Danish Bhatti: I’ve been thinking about this challenge over the last few weeks, of most, when you are listening to something because you want to gain something from it. When you have this conscious awareness that every moment every interaction you have when to get something out of it; something that’s worth while to you. And it becomes hard to then pick what you are listening to. (right) and problem is that there is this weakness that we have that just because it’s written in a book that is reliable and it is important to us and is right or just because these days just because there is a YouTube video of it or just because somebody said so in a podcast then a) is that it is right. We just presume it is. and b) does it even make sense, is it logical. C) is it even worthwhile and important. Because everybody is trying to sell something, everybody’s trying to sell what’s important and then even what popular beliefs are, may not be true. You know if an author is believed to be really good. He may actually may not be, he has just fooled enough people to become popular. That’s the challenge I’ve been having since my visit to Boston because I was with Aqueel my friend and that’s a good thing about our friendship that We challenge each other’s notions and believes. So I was showing him some things I liked on YouTube and all that and then he started challenging me. Not only that he doesn’t agree with what you’re saying but he challenged something more basic more core was that why are you believing him just because he’s on a TEDx stage and standing there and saying something. And now what he says is prophecy or is the Word of God (so to spkea). and you just going to take it in.
I mean look at all these TEDx events that are everywhere, there can be one Omaha and you get invited and you say something and all of a sudden what you said is important. And before going on to work at that stage what you said was not important. How are we picking our heroes that we are trying to model ourself against? And in this day and age a lot of heroes is being created by media by government by agencies for a certain propaganda for a certain notion. People are, how you say, in the Greek kingdom in the Greek world when an empire used to die they used to make a God out of him and that phenomena is being relived in this culture in some ways and you only have to die you just did something, enough to be selected by the people who could promote you in media or social media and make a god out of you or make it someone important person out of you. When you have no content then you have nothing of. So how do you select who you want to listen to, how you select, You can’t have a bullshit filter all the time. And how thick of a filter do you need. I mean it’s you will be bombarded all the time by all this useless scenarios and noises. So how do you select the right. How do you select how we would listen to?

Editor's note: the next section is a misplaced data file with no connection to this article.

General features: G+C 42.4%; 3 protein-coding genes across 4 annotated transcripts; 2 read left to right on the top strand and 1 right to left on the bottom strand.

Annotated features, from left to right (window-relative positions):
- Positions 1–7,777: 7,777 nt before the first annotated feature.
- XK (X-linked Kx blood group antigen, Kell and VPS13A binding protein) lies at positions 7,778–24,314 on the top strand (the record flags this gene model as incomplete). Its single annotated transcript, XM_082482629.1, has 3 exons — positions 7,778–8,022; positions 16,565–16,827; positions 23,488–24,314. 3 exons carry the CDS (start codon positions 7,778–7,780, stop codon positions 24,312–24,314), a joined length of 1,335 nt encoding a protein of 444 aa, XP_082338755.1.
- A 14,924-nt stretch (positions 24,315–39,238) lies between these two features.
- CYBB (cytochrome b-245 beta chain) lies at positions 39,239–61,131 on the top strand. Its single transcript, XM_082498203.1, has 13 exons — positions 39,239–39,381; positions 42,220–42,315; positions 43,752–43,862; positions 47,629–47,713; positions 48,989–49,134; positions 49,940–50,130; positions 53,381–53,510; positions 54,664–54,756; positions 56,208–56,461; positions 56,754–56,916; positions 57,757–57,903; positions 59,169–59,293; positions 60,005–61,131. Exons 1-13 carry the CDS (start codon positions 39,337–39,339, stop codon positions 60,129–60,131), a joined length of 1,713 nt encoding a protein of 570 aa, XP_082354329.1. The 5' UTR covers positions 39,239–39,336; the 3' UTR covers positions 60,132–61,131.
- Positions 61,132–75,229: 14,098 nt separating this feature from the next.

John Bertoni: That’s really hard. It was always hard and it’s harder now. It’s harder now because if you ask enough people they will tell you who they think that is really really good person. And it may be a rapper. It may be somebody who is really an idiot but everybody likes them you know especially these days the millennials, I don’t know if you’re a Millennial, but as older people say this world is going to hell in a handbasket because we don’t know who the real authorities are. It used to be that you could rely on an institution. Let’s say somebody who is a professor or somebody you know. But now there are people professors of what modern culture or you know there’s probably professors of rap music No they’re OK. It’s a great thing raping. But you know these people are not role models. So to me if you can select what comes into your brain what you’re exposed to. Would that be a good thing? I think you have to if you make a pie chart I like looking at things on paper and sketching them out. Probably the majority of the things that we should spend our time on are liable to be more authoritative like books. People that are scholars, people that have achieved no advanced degrees and good institutions and you read what they write they’re authoritative and you check their sources and they’re correct. But you know you can find two such people that are opposites and they argue against each other you know or those to having tremor is all a phobia. There’s nothing real about it. These are just people with phobias. And then there are other people that say no no this is different. And who knows. But then there’s a portion of what you’re going to expose yourself to that has to be another source. You have to look at YouTube. You have to look at what’s trending. But I think in conversations like this and thoughtfulness gives you an idea that well like we were told in medical school you guys have now graduated but we have something to tell you; half of what we taught you was wrong. You know in 5 years it’ll be proven to be wrong or 10 or 15 years but we don’t know which half, you figured out. So you say half you know that’s just you know maybe even worse. So you say well then I got to be objective. I’ve got to find what I tell people. They want the answer. Do you have Parkinson’s. Do you have orthostatic tremor what the heck is this I got that. You know I just say here’s what I think it is. If you really pushed me. But here’s the certainty that I have. You want certainty you’ve got to donate your brain to science but you’re still using it. So what are we going to do until then it is a hard thing. What news sources are you going to listen to. There’s bias there. The problem that we have I think in the world and especially in this country is people don’t listen to authorities on the other side of a question. The Republicans don’t listen to the Democrats or they don’t vice versa. And so you have to listen to both sides and you have to have a discussion like this and you treat the other guy with respect. OK. Maybe they’re misinformed but some of them are crooks some of them are shysters some of the people are liars and they want to get away with it. Some of them are (I don’t know) murderers, done evil things. But you know we’ve all done evil things. Finding the truth, I don’t know, That’s the tough thing. I think you have to be trying to find somebody that you can believe in. But to what extent can you believe.